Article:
I used the wires scavenged from an old USB cable to keep consistent color scheme. The easiest way to get the wires out is to cut a slit along some length of the cable and peel off the outer isolation. Inside you will likely find four wires: Red, White, Green and Black that carry Vcc, Clock, Data and Ground respectively. The holes on the breakout board are marked Vcc, D-, D+, ID and Gnd. D- in this case corresponds to the clock like and D+ is the green data line.
Tip: Tinning the stipped end of the wires makes the assembly easier and reduces the risk of stray strands creating shorts.
|The connection follows the USB standard wiring|
To keep the setup neat I chained the common connections (V+, Clock and Ground). This requires inserting two wires into one on two out of three breakout boards. As long as the wires are fairly thin this should cause any problems. Alternatively you can solder the wires as shown in the picture below.
|Vcc, Ground and Clock can be connected as shown to keep the setup clean|
Option B - Direct Connection
The easiest way to connect the scales to the board is, of course, to directly solder the wires. To do so, remove about 2" of the outer isolation and strip a quarter of an inch off each wire.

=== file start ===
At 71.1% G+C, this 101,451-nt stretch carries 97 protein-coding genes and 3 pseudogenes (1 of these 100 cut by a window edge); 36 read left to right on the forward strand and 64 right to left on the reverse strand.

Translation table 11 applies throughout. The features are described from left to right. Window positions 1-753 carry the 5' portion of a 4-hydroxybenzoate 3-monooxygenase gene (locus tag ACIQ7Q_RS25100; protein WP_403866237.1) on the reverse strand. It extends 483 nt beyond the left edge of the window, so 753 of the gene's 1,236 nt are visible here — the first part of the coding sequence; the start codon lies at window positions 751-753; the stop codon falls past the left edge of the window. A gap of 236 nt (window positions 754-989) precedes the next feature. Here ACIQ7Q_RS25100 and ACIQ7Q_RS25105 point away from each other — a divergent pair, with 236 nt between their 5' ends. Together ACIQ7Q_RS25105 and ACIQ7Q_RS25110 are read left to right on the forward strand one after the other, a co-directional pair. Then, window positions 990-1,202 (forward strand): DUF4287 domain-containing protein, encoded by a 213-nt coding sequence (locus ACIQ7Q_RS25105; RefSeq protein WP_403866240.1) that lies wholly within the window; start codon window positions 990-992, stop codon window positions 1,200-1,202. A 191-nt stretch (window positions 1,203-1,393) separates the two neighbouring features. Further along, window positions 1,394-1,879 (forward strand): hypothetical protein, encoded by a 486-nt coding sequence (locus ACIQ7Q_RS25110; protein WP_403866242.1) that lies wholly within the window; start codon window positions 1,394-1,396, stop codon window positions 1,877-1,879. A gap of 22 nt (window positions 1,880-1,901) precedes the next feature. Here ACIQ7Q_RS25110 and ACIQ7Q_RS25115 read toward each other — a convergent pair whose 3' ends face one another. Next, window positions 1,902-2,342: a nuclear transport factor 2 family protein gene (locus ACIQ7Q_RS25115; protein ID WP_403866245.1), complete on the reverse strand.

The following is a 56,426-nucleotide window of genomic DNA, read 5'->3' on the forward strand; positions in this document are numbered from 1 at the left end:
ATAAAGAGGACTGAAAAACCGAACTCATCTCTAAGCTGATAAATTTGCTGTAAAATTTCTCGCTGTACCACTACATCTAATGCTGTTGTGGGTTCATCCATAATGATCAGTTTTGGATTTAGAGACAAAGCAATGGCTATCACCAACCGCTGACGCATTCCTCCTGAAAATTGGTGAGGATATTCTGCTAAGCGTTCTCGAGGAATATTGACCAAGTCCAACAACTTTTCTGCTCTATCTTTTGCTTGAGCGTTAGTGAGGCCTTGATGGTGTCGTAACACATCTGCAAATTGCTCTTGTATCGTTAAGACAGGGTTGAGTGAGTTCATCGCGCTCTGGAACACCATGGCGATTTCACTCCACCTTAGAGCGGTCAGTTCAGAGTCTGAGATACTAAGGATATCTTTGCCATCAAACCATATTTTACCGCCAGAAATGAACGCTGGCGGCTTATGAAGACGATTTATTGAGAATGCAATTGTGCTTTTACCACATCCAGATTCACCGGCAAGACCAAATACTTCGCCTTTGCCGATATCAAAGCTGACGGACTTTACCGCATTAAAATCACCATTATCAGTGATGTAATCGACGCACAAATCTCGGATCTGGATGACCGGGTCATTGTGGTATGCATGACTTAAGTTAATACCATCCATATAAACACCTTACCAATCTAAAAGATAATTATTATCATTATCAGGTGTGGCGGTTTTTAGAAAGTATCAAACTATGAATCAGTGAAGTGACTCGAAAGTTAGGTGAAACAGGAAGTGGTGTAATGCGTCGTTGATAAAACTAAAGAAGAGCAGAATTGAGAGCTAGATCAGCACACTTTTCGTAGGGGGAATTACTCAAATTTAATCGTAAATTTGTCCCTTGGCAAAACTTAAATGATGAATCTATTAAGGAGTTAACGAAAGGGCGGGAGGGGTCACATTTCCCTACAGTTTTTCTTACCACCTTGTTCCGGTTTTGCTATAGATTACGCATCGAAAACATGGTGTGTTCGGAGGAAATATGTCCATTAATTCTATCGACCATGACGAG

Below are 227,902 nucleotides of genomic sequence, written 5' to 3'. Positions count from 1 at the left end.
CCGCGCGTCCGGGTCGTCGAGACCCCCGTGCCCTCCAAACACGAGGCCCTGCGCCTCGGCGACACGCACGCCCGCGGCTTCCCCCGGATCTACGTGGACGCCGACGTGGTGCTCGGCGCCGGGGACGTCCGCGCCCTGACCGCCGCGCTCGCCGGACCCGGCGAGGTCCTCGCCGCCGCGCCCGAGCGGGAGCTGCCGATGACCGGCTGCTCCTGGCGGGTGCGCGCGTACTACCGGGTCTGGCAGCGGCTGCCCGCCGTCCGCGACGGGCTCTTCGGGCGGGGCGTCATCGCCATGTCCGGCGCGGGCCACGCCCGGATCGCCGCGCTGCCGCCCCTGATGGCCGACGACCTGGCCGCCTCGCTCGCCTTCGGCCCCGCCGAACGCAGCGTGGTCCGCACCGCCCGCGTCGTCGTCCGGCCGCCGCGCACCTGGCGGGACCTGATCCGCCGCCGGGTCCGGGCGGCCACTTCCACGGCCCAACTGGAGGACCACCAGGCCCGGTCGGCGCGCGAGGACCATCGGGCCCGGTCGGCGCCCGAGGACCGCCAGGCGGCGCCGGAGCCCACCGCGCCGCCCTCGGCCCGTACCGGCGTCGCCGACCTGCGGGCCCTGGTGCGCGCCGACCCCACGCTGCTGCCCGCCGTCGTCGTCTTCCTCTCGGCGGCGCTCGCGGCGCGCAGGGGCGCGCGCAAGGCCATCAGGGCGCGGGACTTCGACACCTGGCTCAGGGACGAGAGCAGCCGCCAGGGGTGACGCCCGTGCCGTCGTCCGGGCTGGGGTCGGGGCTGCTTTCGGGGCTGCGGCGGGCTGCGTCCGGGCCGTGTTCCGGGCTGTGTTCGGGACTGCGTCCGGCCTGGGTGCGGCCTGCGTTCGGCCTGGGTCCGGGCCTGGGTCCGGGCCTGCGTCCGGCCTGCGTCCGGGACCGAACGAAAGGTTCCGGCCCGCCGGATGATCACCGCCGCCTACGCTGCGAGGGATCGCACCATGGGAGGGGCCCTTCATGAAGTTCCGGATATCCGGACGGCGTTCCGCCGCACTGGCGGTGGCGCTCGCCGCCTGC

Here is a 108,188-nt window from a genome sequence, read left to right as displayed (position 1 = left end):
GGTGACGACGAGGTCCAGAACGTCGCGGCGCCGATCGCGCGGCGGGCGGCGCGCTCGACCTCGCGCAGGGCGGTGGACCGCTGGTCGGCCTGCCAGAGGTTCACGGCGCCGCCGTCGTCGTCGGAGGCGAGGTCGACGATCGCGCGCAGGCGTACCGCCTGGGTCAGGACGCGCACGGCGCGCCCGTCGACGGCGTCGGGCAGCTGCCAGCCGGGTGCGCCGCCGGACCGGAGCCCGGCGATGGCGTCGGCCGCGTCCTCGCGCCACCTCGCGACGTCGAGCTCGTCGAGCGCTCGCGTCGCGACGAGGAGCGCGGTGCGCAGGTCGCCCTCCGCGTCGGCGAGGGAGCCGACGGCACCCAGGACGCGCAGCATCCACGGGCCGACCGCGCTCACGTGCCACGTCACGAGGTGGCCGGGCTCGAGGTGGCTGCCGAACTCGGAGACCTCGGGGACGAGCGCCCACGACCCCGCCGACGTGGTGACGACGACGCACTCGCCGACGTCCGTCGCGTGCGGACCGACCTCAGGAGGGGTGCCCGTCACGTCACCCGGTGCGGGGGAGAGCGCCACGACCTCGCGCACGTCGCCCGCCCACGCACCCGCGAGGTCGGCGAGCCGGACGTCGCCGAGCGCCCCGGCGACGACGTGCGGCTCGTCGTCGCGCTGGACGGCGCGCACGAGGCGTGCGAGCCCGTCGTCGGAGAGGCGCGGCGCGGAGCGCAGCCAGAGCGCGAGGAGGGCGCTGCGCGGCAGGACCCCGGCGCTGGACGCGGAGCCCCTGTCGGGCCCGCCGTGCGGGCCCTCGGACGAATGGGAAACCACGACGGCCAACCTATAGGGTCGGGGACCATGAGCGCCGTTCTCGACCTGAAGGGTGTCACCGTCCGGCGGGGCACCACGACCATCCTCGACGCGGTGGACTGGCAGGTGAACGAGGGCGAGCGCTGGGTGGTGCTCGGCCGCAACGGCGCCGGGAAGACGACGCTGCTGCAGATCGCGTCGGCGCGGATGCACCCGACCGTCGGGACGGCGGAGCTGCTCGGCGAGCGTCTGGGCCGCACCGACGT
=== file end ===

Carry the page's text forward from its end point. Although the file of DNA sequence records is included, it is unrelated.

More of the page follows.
Tip: to make the set up a bit more robust drill the holes in your DRO enclosure, thread the cut cables from the outside and tie a single knot. This will prevent the cables from being accidentally torn out.
Step 3 - Connect The Power
There are a couple of Vcc and Ground connections available on the Launchpad board. Since on this unit the USB boards are on the right it’s most convenient to use the pins in the lower right corner of the board. If you followed Step 2.A you should have a read Vcc and a black Ground wires that should be soldered to Vcc and Gnd respectively, connected to the ground
|Vcc and Power connected to the LaunchPad|
Otherwise you will need to solder the tree Vcc and three Ground wires together. This is a bit easier if you first twist them together first.
Step 4 - Connect the Clock Lines